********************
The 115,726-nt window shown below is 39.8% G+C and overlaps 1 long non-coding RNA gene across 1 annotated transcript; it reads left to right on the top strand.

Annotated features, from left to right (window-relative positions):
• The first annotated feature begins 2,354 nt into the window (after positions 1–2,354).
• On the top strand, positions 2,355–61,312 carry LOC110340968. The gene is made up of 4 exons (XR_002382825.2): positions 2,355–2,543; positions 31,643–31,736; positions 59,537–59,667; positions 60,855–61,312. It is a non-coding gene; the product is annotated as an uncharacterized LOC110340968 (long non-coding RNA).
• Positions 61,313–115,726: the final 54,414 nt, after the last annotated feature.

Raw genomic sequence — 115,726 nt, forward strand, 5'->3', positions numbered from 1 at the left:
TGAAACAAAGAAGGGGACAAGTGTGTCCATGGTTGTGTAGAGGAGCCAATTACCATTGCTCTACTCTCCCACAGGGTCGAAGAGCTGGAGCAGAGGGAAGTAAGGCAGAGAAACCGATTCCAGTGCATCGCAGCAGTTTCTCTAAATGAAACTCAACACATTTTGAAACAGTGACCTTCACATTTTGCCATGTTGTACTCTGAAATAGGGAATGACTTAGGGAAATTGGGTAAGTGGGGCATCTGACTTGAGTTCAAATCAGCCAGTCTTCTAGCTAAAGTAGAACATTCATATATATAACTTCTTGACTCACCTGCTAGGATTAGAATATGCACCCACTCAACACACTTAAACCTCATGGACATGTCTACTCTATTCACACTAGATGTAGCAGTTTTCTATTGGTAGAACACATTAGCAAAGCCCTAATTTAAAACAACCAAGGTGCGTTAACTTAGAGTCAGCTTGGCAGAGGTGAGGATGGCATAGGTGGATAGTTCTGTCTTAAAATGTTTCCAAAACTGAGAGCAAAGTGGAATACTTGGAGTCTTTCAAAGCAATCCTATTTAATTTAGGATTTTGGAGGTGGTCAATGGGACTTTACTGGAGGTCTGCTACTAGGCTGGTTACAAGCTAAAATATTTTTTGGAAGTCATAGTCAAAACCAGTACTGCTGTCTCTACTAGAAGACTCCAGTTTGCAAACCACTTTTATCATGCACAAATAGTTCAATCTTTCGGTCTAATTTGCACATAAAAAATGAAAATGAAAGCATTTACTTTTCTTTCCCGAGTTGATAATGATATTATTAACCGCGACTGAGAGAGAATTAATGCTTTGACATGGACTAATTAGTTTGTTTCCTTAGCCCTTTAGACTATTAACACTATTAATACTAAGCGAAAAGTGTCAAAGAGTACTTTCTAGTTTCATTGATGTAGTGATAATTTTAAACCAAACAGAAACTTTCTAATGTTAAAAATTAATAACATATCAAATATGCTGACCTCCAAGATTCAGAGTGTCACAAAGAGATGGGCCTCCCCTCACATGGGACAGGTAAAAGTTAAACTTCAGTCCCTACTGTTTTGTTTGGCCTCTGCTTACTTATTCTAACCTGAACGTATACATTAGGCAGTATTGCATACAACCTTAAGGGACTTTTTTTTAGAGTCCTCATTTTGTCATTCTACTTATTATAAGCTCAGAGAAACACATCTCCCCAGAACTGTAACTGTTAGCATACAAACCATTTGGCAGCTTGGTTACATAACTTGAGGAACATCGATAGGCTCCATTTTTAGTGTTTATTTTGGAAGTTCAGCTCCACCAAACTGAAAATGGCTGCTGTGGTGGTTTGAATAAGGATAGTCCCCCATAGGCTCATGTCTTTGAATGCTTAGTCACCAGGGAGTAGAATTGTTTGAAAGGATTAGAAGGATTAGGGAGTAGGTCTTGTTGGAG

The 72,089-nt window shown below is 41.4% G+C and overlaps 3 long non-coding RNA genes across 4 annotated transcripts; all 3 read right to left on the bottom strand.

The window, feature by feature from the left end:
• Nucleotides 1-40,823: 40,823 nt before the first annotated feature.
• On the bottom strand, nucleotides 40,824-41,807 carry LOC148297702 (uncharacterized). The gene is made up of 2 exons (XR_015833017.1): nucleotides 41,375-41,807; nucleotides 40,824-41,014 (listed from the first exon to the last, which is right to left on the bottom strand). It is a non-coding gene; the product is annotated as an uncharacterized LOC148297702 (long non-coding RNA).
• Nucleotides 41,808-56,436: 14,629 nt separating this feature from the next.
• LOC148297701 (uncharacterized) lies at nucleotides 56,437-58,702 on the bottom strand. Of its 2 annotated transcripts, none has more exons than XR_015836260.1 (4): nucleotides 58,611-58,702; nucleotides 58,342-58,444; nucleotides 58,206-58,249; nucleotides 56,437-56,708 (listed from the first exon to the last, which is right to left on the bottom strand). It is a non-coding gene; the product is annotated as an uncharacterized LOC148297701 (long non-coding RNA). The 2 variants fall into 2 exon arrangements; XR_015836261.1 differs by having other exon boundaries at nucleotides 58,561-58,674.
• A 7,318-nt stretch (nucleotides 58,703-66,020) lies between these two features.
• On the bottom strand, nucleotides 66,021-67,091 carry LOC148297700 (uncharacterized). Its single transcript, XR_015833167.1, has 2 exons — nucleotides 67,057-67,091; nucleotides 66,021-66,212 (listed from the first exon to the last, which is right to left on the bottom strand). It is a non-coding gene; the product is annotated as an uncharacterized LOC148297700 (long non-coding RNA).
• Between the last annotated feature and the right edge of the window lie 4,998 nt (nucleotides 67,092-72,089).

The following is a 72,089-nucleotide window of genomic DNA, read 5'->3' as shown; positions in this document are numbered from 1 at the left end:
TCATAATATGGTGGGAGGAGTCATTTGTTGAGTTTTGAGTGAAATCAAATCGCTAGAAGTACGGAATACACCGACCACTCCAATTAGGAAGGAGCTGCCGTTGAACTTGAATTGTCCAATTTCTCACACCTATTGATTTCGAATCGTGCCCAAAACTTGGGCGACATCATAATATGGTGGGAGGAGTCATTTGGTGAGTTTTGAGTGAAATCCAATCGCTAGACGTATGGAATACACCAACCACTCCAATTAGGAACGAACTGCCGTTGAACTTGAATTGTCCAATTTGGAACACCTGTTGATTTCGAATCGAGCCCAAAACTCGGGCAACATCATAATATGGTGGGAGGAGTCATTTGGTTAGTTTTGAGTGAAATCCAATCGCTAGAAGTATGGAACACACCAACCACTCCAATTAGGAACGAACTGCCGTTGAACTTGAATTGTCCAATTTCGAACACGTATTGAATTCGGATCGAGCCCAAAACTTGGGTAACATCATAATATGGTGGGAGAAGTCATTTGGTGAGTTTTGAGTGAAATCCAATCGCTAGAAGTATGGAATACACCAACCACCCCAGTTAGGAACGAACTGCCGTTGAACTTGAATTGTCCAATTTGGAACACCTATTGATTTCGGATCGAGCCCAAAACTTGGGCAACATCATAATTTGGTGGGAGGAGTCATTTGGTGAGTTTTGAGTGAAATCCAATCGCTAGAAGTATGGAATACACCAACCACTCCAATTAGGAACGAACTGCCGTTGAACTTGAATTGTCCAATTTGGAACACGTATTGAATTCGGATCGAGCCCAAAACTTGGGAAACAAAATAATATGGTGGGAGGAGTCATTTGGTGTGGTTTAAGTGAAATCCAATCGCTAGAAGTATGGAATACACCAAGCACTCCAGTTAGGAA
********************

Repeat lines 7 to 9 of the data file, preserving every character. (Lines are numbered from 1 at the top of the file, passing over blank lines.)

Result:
TGAAACAAAGAAGGGGACAAGTGTGTCCATGGTTGTGTAGAGGAGCCAATTACCATTGCTCTACTCTCCCACAGGGTCGAAGAGCTGGAGCAGAGGGAAGTAAGGCAGAGAAACCGATTCCAGTGCATCGCAGCAGTTTCTCTAAATGAAACTCAACACATTTTGAAACAGTGACCTTCACATTTTGCCATGTTGTACTCTGAAATAGGGAATGACTTAGGGAAATTGGGTAAGTGGGGCATCTGACTTGAGTTCAAATCAGCCAGTCTTCTAGCTAAAGTAGAACATTCATATATATAACTTCTTGACTCACCTGCTAGGATTAGAATATGCACCCACTCAACACACTTAAACCTCATGGACATGTCTACTCTATTCACACTAGATGTAGCAGTTTTCTATTGGTAGAACACATTAGCAAAGCCCTAATTTAAAACAACCAAGGTGCGTTAACTTAGAGTCAGCTTGGCAGAGGTGAGGATGGCATAGGTGGATAGTTCTGTCTTAAAATGTTTCCAAAACTGAGAGCAAAGTGGAATACTTGGAGTCTTTCAAAGCAATCCTATTTAATTTAGGATTTTGGAGGTGGTCAATGGGACTTTACTGGAGGTCTGCTACTAGGCTGGTTACAAGCTAAAATATTTTTTGGAAGTCATAGTCAAAACCAGTACTGCTGTCTCTACTAGAAGACTCCAGTTTGCAAACCACTTTTATCATGCACAAATAGTTCAATCTTTCGGTCTAATTTGCACATAAAAAATGAAAATGAAAGCATTTACTTTTCTTTCCCGAGTTGATAATGATATTATTAACCGCGACTGAGAGAGAATTAATGCTTTGACATGGACTAATTAGTTTGTTTCCTTAGCCCTTTAGACTATTAACACTATTAATACTAAGCGAAAAGTGTCAAAGAGTACTTTCTAGTTTCATTGATGTAGTGATAATTTTAAACCAAACAGAAACTTTCTAATGTTAAAAATTAATAACATATCAAATATGCTGACCTCCAAGATTCAGAGTGTCACAAAGAGATGGGCCTCCCCTCACATGGGACAGGTAAAAGTTAAACTTCAGTCCCTACTGTTTTGTTTGGCCTCTGCTTACTTATTCTAACCTGAACGTATACATTAGGCAGTATTGCATACAACCTTAAGGGACTTTTTTTTAGAGTCCTCATTTTGTCATTCTACTTATTATAAGCTCAGAGAAACACATCTCCCCAGAACTGTAACTGTTAGCATACAAACCATTTGGCAGCTTGGTTACATAACTTGAGGAACATCGATAGGCTCCATTTTTAGTGTTTATTTTGGAAGTTCAGCTCCACCAAACTGAAAATGGCTGCTGTGGTGGTTTGAATAAGGATAGTCCCCCATAGGCTCATGTCTTTGAATGCTTAGTCACCAGGGAGTAGAATTGTTTGAAAGGATTAGAAGGATTAGGGAGTAGGTCTTGTTGGAG

The 72,089-nt window shown below is 41.4% G+C and overlaps 3 long non-coding RNA genes across 4 annotated transcripts; all 3 read right to left on the bottom strand.

The window, feature by feature from the left end: